The story begins with my first independent studio on the beach at the nascent Headlands Center for the Arts in 1986. I was deeply affected by geologic time because I was surrounded by it. The Marin Headlands is an imprint of both the continental float and polar shifts of the earth. My paintings became impastos as far as I could push them, inspired by plate tectonics, geological strata and the cycle of time beyond human history. Creating work that manifests a temporal flow has been primary to my practice ever since.
Another inspiration is my fascination with the origins of writing based on Bronze Age archeology and pre-historic cave art. Influenced by the connection between the shapes that early humans used to visually communicate and their echo in analog technology, I started to create panel displays that read like hieroglyphics using found objects mined from old machines.These works were equally informed by Arte Povera, Fluxus and Concrete Poetry.
When I moved to New York City, my interest in both histories of geology and archeology merged. The thick topography of my paintings became chatty. Entrails from old typewriters, watches and adding machines, as well as tiny animal bones began to appear among the layers of paint like a palimpsest. Again, I was drawn to eternal shapes that are universal among early writing, engineering and icons on our digital devices, (orbs, teeth, digits, limbs, spines, ribs, levers, resonate patterns in nature…).
A friend once told me that my work looked like the bottom of the East River when the tide was out. Another mental image is testimony I read from survivors of the 2004 Tsunami of what they saw when the waters receded; a kind of Rosetta Stone of debris encrusted in mud. That lead to a fourteen foot wide triptych entitled Nineveh, named after the ancient Assyrian capitol that housed the largest library of its time and where tablets are still being excavated: language, memory and writing literally interred in the earth’s crust.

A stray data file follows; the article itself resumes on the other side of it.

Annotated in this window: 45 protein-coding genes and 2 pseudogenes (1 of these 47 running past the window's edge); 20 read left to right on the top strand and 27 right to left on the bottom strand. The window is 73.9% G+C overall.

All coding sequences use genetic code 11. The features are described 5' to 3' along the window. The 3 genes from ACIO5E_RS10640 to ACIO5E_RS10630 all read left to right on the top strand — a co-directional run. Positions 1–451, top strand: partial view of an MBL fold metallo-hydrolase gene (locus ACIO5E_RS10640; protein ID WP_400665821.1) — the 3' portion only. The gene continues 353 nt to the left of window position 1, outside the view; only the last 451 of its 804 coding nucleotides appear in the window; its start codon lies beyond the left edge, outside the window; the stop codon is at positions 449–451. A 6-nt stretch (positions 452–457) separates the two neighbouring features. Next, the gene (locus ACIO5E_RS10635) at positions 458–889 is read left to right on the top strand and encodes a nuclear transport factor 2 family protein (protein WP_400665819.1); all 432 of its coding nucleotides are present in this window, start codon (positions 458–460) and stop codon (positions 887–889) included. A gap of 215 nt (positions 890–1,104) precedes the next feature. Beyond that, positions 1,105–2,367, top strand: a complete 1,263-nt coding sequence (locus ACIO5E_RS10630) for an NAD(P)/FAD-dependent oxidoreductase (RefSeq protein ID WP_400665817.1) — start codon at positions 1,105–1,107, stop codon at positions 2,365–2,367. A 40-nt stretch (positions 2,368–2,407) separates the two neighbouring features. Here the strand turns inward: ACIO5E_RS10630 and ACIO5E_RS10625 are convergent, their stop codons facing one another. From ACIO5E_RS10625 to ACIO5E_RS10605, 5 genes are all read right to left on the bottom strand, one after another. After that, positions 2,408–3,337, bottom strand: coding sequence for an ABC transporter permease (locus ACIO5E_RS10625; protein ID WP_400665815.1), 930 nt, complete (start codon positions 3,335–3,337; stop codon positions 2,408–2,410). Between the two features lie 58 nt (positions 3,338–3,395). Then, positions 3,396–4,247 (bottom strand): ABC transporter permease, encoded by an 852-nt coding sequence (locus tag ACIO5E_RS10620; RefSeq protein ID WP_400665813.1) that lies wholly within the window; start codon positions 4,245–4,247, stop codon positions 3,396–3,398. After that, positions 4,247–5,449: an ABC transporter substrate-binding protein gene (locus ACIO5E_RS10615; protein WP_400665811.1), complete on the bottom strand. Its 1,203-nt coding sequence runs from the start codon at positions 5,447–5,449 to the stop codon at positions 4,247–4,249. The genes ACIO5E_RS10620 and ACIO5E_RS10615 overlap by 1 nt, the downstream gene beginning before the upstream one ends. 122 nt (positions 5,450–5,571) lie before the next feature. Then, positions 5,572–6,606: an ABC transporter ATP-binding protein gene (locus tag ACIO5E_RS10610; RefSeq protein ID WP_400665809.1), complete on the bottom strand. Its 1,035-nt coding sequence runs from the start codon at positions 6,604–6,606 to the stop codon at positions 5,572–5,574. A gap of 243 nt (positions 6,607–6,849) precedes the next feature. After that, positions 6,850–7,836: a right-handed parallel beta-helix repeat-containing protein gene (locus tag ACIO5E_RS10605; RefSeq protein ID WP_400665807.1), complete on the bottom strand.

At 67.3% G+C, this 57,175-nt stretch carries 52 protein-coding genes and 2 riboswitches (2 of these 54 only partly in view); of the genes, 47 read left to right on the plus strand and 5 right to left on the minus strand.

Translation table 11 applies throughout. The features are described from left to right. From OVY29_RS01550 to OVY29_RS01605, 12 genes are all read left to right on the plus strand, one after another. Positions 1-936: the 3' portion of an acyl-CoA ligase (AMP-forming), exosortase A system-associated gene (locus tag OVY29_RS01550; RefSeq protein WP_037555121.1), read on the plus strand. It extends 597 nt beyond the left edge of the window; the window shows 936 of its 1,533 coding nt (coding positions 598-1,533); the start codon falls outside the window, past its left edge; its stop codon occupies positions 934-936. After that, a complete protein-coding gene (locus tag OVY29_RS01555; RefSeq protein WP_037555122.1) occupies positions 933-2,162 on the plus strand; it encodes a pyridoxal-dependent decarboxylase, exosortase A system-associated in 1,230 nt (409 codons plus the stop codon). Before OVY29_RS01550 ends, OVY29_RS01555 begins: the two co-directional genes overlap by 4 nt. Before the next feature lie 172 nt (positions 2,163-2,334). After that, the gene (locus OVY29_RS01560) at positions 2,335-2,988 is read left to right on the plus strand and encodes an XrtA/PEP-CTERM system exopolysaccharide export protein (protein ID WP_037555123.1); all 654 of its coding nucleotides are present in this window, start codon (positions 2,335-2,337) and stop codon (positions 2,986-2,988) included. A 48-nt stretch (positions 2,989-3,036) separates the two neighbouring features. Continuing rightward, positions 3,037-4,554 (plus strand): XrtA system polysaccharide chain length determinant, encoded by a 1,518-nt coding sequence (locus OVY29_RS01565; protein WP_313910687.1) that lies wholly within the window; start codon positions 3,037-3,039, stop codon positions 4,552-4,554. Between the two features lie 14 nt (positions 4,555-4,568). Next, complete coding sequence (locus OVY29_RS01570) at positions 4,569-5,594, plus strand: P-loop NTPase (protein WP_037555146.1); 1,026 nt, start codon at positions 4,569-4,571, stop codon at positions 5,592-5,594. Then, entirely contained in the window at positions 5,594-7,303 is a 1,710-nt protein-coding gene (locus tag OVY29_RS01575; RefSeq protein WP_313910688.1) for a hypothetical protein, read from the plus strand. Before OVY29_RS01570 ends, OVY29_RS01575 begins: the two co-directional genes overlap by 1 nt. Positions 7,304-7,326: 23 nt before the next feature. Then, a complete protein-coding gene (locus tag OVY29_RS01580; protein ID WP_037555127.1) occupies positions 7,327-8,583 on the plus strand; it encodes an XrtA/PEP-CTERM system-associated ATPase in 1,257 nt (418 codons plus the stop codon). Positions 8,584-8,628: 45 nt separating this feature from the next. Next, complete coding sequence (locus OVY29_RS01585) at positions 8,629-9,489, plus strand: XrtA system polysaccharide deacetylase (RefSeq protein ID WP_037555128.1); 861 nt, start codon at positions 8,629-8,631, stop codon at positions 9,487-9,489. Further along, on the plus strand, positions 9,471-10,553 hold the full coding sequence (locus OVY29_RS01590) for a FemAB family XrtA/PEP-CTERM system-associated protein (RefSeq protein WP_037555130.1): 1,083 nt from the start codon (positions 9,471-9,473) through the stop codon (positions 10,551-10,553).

Gradually the topographical layers shifted in pictorial space to a kind of liquefaction; from seeing beneath rather than above the surface. In my internal mythology, solid terrain gave way to water: to the flood. 33 Years shows this progression through each series: Burial, Silent Language, Submergence and Diluvia.
The breath of time that I conjure and answer to includes where we are but comments on it with an expansion; a kind of surround sound of simultaneity with before and after. Churned up in this cyclone, we’re barely a bleep, yet we leave our traces, mainly for eachother. At the end of the day, we are eachother, implicitly, perpetually trying to reckon with our collective vulnerability to a confluence of forces that’s beyond our control. As Gregory Bateson pointed out, “the map is not the territory”. But it is human nature to keep drawing one, over and over and over.